On Thursday morning, six astronauts will be locked in a 550 cubic-meter windowless complex in Moscow. The mission: to simulate the experience of a real trip to Mars and back. The "voyage" will take 520 days, roughly 12 months longer than the average six-month stay at the International Space Station.
Scientists will be monitoring the international crew and studying everything from social and psychological impacts of isolation to microbiology and clinical diagnostics. Dubbed Mars500, the mission is a joint venture between the European Space Agency and the Russian Institute for Biomedical Problems in Moscow, NewsHour reports.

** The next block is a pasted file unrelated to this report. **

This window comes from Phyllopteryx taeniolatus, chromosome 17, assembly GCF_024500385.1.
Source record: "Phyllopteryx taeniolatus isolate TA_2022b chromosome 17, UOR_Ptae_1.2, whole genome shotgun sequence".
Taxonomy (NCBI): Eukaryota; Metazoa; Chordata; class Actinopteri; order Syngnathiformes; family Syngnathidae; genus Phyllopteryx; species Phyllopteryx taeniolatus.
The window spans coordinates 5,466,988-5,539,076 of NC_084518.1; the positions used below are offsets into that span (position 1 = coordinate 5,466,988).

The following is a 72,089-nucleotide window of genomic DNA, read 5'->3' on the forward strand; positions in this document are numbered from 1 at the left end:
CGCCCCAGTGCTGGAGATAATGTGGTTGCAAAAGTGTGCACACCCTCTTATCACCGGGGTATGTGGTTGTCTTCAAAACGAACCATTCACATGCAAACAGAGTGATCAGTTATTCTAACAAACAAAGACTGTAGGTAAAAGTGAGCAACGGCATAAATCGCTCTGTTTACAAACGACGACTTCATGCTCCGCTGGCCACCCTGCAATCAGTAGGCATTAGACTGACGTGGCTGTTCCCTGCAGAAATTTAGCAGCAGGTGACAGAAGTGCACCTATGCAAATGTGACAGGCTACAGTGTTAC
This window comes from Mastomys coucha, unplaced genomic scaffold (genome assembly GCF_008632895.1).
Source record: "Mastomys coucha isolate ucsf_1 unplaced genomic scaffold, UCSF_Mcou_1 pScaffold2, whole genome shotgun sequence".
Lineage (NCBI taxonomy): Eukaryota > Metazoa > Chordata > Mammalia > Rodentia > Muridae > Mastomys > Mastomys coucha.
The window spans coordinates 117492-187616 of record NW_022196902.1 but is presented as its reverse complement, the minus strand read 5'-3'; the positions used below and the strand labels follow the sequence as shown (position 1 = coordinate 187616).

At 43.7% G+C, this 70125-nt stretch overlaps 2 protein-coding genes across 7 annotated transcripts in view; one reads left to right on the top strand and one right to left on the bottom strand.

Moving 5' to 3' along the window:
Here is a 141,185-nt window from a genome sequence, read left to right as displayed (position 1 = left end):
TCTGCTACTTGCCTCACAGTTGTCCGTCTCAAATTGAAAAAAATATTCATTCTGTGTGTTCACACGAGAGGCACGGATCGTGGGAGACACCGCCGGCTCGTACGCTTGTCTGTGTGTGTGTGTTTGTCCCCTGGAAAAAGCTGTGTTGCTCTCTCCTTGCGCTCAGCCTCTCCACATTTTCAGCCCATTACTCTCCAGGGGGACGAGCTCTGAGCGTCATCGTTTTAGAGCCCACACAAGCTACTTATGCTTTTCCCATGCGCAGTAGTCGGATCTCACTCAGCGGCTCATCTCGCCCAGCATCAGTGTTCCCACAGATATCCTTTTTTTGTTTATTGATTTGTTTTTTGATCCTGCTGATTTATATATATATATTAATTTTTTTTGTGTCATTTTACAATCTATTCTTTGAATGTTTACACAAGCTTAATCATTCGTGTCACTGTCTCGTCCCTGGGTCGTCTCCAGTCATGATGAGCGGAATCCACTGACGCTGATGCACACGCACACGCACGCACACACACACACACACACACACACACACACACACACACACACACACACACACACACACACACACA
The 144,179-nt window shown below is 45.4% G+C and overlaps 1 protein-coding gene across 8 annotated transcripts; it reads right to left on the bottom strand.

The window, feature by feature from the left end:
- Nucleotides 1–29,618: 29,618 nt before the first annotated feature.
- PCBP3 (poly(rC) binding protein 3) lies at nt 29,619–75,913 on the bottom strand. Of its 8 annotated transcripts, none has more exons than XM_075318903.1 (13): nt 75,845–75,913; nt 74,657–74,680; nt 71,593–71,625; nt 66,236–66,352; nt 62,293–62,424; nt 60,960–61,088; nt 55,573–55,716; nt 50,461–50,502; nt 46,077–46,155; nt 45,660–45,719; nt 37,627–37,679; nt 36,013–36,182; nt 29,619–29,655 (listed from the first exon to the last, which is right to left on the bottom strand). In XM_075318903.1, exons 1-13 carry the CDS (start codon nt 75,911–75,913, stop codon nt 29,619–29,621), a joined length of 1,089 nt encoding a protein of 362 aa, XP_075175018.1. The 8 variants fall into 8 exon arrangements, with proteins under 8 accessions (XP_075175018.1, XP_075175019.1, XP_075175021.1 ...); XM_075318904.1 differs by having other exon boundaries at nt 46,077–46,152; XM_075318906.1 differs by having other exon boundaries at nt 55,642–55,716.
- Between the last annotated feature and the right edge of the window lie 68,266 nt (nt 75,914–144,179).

During this odyssey of isolation, University of Pennsylvania professor David Dinges will be monitoring their sanity.
Dinges, a psychologist, psychiatrist, and sleep expert, will be testing out some high-tech interventions, including a kind of emotion-cam, designed to read the faces of the volunteers and assess whether they're exhausted, angry, depressed, or otherwise under stress.
If past long-duration missions are any indication, there will be trouble, Dinges said. While NASA doesn't want to publicize the ugly details, he said, there's plenty of evidence from Skylab, the International Space Station, and the Russian space station Mir that astronauts and cosmonauts can quarrel, sulk, rage, and go into space funks of all kinds, Philadelphia Inquirer reports.